• Leadership is the main differentiator in performance in most environments. People think that formulas, slick marketing, being first, the latest management tool, programs such as Six Sigma, and so on are the key differentiators in an organisation. These other areas matter, but leadership alone is the key differentiator between organisations that succeed and those that fail.



An effective leadership can be achieved by tactfully implementing the salient aspects mentioned below-

  • Take adequate measures to motivate the workers if they are to realise the organisation’s long-term strategic goals. The value of having a team of people who are not afraid to take positions, who are not afraid to make appropriate decisions in their area, who have confidence that they are in a position to make the best decisions, is measurable. It’s powerful. Blending of a positive, forward-thinking attitude will definitely fetch a winning combination.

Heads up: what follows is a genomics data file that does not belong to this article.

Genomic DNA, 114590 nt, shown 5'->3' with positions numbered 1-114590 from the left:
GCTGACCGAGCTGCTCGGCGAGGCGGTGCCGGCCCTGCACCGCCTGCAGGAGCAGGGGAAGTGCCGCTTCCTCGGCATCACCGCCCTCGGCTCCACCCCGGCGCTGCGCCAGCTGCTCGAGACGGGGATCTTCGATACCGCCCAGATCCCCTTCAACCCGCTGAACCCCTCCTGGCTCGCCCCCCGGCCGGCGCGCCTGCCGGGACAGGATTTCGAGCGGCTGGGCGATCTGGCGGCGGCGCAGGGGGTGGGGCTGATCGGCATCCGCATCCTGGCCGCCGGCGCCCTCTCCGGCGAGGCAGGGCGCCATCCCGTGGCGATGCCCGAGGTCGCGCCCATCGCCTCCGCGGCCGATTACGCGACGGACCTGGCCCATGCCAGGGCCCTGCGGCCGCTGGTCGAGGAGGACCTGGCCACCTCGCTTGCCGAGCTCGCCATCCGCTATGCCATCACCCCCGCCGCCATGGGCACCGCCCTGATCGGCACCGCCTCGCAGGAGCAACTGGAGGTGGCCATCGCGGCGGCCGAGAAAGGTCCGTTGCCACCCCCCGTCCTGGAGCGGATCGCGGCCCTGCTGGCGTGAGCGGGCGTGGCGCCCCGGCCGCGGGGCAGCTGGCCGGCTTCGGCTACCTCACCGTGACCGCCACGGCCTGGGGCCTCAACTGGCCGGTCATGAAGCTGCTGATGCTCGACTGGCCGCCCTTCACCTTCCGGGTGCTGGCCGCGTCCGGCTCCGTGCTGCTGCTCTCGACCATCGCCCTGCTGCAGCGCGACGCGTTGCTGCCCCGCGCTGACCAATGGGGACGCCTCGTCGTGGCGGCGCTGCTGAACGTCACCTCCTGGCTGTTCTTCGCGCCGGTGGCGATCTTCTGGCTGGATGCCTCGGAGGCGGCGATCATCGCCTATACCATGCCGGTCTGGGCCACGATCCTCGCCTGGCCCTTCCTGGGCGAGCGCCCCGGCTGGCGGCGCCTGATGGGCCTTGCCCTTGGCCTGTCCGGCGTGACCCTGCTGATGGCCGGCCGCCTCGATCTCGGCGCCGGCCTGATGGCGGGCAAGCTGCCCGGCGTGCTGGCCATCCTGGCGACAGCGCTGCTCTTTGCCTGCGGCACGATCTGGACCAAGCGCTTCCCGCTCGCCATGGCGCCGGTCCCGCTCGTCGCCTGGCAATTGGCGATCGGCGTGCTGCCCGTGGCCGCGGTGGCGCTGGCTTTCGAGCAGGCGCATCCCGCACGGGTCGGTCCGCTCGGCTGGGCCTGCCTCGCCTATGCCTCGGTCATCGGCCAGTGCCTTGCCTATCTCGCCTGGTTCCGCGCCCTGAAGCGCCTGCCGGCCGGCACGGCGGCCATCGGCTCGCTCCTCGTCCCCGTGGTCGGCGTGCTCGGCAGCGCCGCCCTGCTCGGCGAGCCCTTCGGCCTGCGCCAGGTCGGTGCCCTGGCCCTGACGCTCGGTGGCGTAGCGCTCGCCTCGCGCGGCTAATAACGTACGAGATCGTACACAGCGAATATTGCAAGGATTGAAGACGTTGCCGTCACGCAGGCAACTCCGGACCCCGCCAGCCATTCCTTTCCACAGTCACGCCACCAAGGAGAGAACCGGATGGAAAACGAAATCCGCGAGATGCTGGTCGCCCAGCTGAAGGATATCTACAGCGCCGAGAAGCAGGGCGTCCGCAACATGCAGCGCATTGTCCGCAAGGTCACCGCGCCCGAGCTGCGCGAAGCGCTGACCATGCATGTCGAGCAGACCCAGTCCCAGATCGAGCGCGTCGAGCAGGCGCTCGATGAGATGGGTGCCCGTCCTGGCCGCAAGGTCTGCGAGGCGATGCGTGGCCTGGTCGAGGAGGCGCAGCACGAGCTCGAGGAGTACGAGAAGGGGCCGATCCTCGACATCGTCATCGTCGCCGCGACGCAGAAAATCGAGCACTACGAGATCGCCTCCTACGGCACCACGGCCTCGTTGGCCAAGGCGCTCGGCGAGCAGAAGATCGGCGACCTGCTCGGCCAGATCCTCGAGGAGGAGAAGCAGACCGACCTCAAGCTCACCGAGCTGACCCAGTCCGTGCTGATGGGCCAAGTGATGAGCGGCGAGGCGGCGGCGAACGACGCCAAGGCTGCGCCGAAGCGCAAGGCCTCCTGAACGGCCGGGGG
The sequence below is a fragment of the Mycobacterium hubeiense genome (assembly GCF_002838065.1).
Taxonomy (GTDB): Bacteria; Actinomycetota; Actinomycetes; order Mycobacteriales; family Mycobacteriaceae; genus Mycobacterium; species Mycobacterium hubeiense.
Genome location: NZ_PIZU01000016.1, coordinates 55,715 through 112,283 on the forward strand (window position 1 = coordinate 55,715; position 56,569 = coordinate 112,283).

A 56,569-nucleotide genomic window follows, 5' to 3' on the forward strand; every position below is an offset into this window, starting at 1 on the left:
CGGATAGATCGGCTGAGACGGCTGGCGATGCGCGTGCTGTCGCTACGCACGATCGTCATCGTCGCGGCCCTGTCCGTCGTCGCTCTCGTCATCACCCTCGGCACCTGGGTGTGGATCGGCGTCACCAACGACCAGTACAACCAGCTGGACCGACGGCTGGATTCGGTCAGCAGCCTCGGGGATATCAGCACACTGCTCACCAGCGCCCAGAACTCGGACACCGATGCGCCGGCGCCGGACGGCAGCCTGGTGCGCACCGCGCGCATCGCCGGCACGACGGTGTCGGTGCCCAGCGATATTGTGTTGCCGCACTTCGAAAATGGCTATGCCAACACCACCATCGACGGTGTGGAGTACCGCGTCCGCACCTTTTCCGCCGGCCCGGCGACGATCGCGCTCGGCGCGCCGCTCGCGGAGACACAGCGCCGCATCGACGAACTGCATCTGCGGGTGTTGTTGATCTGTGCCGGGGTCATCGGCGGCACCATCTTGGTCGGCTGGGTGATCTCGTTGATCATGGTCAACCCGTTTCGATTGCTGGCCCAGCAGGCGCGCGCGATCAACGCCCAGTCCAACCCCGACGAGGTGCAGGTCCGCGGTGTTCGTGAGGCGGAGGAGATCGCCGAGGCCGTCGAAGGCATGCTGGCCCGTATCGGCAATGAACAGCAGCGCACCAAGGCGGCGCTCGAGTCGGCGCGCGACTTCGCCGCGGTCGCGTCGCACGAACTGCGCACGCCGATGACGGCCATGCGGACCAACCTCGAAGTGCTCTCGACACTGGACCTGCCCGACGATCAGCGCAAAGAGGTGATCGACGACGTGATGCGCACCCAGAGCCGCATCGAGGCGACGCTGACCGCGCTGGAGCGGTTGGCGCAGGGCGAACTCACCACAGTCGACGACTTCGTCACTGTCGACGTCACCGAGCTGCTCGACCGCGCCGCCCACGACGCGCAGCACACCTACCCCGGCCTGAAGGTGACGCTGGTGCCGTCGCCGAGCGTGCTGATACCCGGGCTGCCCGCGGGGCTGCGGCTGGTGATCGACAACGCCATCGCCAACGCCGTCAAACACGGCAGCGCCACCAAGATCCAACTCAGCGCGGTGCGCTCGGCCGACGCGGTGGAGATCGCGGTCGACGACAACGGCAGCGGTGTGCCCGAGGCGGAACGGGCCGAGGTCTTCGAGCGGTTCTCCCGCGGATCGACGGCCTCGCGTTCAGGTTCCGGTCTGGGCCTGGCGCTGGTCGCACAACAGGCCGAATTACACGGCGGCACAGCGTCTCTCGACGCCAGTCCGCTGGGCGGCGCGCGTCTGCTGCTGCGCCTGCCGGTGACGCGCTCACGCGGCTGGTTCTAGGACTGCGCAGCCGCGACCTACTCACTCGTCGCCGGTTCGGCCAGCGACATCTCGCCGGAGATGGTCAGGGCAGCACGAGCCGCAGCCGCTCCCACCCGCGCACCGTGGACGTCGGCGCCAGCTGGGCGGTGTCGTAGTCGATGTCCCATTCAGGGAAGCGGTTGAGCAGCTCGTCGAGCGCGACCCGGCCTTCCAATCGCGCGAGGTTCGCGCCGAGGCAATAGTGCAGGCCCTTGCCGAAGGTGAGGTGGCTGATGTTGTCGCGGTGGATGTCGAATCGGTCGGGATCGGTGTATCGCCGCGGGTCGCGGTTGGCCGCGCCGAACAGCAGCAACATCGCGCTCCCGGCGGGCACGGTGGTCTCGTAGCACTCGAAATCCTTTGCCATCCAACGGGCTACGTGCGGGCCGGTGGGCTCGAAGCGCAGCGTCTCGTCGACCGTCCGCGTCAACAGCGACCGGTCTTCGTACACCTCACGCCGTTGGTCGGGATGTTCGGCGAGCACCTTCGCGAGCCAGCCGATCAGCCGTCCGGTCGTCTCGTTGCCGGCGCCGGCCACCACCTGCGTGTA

• The needs and goals of the individuals in the organisation are to be studied in depth and analysed. Leader is required to take steps for materialising the needs and goals of the followers. These needs are to be considered in empathetically.
  • Measures should be adopted to achieve the confidence of the followers. The future of the organisation is based on the confidence level exhibited by the followers. Need to establish a transparent relationship to build confidence.
  • Participative style of functioning pays high dividends to the organisation. Adequate motivation processes create a culture of belongingness among the workers and bring them to contribute in planning and decision making process in an organisation. Each worker should feel that he is a stakeholder and should contribute more for the excellent function of the organisation.